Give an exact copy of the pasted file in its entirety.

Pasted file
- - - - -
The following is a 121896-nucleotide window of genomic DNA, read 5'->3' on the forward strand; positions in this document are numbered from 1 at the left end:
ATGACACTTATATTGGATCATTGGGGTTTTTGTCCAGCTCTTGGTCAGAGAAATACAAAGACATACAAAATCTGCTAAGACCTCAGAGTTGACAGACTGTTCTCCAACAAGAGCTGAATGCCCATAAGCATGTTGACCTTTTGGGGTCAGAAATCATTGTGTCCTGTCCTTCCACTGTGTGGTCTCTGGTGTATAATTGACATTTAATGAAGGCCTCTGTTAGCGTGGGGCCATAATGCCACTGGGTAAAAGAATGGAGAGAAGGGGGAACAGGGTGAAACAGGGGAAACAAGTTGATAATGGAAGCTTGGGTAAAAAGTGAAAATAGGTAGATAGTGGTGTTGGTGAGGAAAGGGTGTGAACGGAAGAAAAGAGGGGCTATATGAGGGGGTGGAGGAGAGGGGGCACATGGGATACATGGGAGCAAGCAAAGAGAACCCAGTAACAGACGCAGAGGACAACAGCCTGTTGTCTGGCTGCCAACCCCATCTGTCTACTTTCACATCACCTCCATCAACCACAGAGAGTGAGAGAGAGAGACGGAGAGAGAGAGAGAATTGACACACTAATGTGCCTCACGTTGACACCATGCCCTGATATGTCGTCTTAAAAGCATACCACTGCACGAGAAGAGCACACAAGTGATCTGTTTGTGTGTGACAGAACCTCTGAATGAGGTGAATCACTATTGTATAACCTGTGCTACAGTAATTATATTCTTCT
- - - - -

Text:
The following is a 121896-nucleotide window of genomic DNA, read 5'->3' on the forward strand; positions in this document are numbered from 1 at the left end:
ATGACACTTATATTGGATCATTGGGGTTTTTGTCCAGCTCTTGGTCAGAGAAATACAAAGACATACAAAATCTGCTAAGACCTCAGAGTTGACAGACTGTTCTCCAACAAGAGCTGAATGCCCATAAGCATGTTGACCTTTTGGGGTCAGAAATCATTGTGTCCTGTCCTTCCACTGTGTGGTCTCTGGTGTATAATTGACATTTAATGAAGGCCTCTGTTAGCGTGGGGCCATAATGCCACTGGGTAAAAGAATGGAGAGAAGGGGGAACAGGGTGAAACAGGGGAAACAAGTTGATAATGGAAGCTTGGGTAAAAAGTGAAAATAGGTAGATAGTGGTGTTGGTGAGGAAAGGGTGTGAACGGAAGAAAAGAGGGGCTATATGAGGGGGTGGAGGAGAGGGGGCACATGGGATACATGGGAGCAAGCAAAGAGAACCCAGTAACAGACGCAGAGGACAACAGCCTGTTGTCTGGCTGCCAACCCCATCTGTCTACTTTCACATCACCTCCATCAACCACAGAGAGTGAGAGAGAGAGACGGAGAGAGAGAGAGAATTGACACACTAATGTGCCTCACGTTGACACCATGCCCTGATATGTCGTCTTAAAAGCATACCACTGCACGAGAAGAGCACACAAGTGATCTGTTTGTGTGTGACAGAACCTCTGAATGAGGTGAATCACTATTGTATAACCTGTGCTACAGTAATTATATTCTTCT